Original home town: Van Buren, Ohio
Current home town: Mint Hill, NC
Employer: Axus Technology
Position/title: Director of Business Development
Veteran status and Branch of service: Honorable Discharge, U.S. Army
Any military/veteran connection or are you riding in honor of a military member/veteran?
BR: Grandfather, father, brother-in-law, son-in-law, friends, mentors, fellow veterans
Personal reason for making the ride?
BR: Initially, what drew me to the A.S.A.P. program was an off-chance opportunity for me to take my young grandson to a physical therapy session specifically for treatment on the “Loco-Mat” robotic device that helps both young and mature alike to gain or regain the ability to walk. Aaron was born at 1 pound 14 ounces, and along with his twin brother Hobson, who was 2 pounds, was born on the first day of their 26th week. They have both been through a lot. Aaron, with his CP, has faced many challenges. When I took him to that rehab session, I saw large photos on the walls of people riding hand-cycles, people water skiing, people snow skiing, playing wheelchair rugby, tennis, basketball, and other athletic events that frankly speaking, I did not realize could be done. There were children, teenagers, adults, wounded warriors, stroke victims, accident victims, and so many others.
As I looked at those photos on the wall, my heart was struck by the fact that I had been so completely unaware of not just the needs of others which in and of itself was an eye-opening moment, but the incredible determination which I could see on their faces. Their drive to become active again, their drive to take part in life again, their drive to be viable again, their drive to overcome what was otherwise holding them, clutching them in ways I could not understand, and before this, in my small-mindedness, completely ignored. I just wanted to do something. I became part of the support group that rides with these incredible people every spring for three days in what is call “Cycle-to-the-Sea,” covering 180 miles, and raising funds to help A.S.A.P. in their wonderful work. The support of this concept through the “Cycle to the Sea” program has now become a part of my life, too.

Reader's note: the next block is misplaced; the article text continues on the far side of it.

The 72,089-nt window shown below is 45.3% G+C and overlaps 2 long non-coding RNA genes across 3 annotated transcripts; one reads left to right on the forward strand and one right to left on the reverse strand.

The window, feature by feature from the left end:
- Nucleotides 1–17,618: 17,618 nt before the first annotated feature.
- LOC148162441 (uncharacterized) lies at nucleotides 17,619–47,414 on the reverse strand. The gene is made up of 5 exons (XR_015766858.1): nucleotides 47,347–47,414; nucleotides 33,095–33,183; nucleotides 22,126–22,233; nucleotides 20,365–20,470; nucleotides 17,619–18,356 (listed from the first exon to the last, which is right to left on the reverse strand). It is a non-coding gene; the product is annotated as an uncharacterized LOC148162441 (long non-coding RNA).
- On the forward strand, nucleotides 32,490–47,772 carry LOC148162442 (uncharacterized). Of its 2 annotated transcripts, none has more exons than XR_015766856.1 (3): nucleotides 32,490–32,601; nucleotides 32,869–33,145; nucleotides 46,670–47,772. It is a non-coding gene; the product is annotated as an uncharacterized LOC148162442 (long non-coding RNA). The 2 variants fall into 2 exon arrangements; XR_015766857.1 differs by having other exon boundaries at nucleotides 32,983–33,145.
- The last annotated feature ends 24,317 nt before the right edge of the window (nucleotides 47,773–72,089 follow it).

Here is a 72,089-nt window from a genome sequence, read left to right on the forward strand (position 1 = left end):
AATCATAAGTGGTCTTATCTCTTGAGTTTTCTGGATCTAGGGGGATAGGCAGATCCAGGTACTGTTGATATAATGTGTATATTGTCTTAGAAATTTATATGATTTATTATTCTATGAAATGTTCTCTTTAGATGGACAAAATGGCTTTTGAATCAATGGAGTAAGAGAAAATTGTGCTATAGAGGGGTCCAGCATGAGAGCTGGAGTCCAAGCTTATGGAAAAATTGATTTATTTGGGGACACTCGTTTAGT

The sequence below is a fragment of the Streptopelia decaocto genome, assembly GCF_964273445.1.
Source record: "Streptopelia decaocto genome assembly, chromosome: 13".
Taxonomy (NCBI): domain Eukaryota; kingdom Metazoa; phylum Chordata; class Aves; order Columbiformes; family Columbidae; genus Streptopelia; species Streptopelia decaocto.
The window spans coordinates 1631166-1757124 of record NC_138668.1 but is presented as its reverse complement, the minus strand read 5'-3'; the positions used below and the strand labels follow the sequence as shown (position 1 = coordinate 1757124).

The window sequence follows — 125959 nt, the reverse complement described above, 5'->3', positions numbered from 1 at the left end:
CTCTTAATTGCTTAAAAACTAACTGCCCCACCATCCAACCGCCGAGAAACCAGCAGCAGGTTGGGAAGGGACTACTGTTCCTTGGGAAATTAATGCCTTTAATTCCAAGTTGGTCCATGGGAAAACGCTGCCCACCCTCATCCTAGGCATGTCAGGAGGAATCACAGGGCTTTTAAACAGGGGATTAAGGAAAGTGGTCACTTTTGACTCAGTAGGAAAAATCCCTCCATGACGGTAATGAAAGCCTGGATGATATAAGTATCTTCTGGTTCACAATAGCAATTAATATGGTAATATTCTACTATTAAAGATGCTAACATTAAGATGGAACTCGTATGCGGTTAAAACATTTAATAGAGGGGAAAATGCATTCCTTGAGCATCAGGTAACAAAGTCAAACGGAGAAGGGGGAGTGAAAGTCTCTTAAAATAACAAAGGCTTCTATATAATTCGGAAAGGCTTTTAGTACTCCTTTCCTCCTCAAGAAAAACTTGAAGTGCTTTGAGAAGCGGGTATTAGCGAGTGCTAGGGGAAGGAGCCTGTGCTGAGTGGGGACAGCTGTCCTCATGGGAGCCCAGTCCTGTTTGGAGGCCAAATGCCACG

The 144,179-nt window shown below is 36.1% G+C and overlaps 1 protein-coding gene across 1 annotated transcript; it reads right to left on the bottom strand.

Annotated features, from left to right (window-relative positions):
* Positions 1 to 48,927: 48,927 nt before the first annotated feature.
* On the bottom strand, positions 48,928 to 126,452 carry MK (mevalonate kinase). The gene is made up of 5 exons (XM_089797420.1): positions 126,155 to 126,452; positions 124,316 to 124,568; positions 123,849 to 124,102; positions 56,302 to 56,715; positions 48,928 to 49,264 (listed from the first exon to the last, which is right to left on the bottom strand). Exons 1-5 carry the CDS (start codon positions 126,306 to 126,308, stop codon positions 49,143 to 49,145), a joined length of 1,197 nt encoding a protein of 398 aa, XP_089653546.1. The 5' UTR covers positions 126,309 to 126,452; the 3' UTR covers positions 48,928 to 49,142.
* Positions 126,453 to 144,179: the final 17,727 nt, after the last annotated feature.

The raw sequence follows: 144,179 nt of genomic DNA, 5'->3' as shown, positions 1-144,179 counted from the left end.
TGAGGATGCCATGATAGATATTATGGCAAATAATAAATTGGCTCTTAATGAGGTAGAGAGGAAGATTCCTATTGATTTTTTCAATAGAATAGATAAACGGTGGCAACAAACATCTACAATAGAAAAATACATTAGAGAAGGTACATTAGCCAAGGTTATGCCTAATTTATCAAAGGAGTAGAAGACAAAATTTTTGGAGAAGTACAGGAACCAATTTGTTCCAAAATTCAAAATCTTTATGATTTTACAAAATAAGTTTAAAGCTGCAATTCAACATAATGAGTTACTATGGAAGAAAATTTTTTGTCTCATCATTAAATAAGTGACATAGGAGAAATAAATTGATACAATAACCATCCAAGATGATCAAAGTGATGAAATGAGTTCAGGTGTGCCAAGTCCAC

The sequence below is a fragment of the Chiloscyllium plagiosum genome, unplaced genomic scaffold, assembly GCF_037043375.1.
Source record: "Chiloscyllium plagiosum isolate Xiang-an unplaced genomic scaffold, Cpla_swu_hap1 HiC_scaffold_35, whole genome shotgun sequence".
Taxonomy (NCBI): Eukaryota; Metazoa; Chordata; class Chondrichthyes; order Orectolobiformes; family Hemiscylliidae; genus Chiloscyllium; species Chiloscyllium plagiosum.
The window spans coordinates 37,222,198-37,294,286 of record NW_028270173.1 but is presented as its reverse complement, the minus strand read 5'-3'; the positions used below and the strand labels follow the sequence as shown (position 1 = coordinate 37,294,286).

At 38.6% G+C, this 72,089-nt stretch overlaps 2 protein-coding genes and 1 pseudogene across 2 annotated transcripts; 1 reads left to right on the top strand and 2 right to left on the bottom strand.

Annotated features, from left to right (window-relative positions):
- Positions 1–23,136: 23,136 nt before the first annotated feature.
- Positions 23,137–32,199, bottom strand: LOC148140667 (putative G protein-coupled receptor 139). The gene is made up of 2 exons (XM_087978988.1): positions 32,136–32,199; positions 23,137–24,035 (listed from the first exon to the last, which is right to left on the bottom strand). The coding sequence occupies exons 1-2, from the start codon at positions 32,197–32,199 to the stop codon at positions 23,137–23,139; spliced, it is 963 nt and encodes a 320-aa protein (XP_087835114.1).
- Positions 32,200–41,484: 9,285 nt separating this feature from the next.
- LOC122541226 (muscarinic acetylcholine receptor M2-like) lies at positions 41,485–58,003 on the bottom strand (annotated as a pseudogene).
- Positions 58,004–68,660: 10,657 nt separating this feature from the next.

In addition to this, and building on the main theme, some of us are going to ride over 3100 miles from “Sea-to-Shining-Sea” if you will, from Camp Pendleton, CA, to Camp Lejeune, NC. This ride is being organized to bring an increased awareness to our Wounded Warriors, military veterans, and others who may not have the mobility that others enjoy. We want to bring more emphasis to the US Paralympic trials, to raise funds for Semper Fi/America Fund, the Adaptive Sports and Adventures Program, the Independence Fund, AmericaServes, NCServes, and others. We take so much for granted in this society and in our country including the inalienable rights and freedoms that are protected by countless men and women who keep watch every day and every night in the name of human dignity, in support of the constitution, and to preserve and defend our way of life.
During what became known as the “Vietnam Era,” I was drafted and served in the United States Army Medical Optical Mobile Activity. This was not a dangerous mission by any means, but while in advanced training at Fitzsimons Army Hospital in Aurora, Colorado, just east of Denver, I came into contact with those many returning veterans, young people my own age and younger, who had given so much, who had in most cases, lost their mobility or their dexterity, or their determination, or sadly in many cases, their will to live. I was not a kid anymore by that time, but still, had not experienced these types of realities. Many years have passed since that experience, but I can still see their eyes, and it still tugs at my heart.
I have been fortunate beyond description. I have been blessed with a great family and support network. My career in robotics, microelectronics and semiconductors has taken me all over the world to 43 countries and all 50 states, and has brought experiences and rewards beyond my wildest expectations for a kid out of a tiny little mid-western town. But some of my greatest rewards and some of my greatest experiences it now is clear to me, lie not thousands of miles away, but just those few inches away when I look into the eyes of my amazing cycling friends. Their eyes show me something different than what I saw at Fitzsimons those many years ago. I do not see despair, but I do see the restoration of pride, self-worth, motivation, encouragement, perseverance, strength beyond my comprehension, and a belief that “We Can Do This!”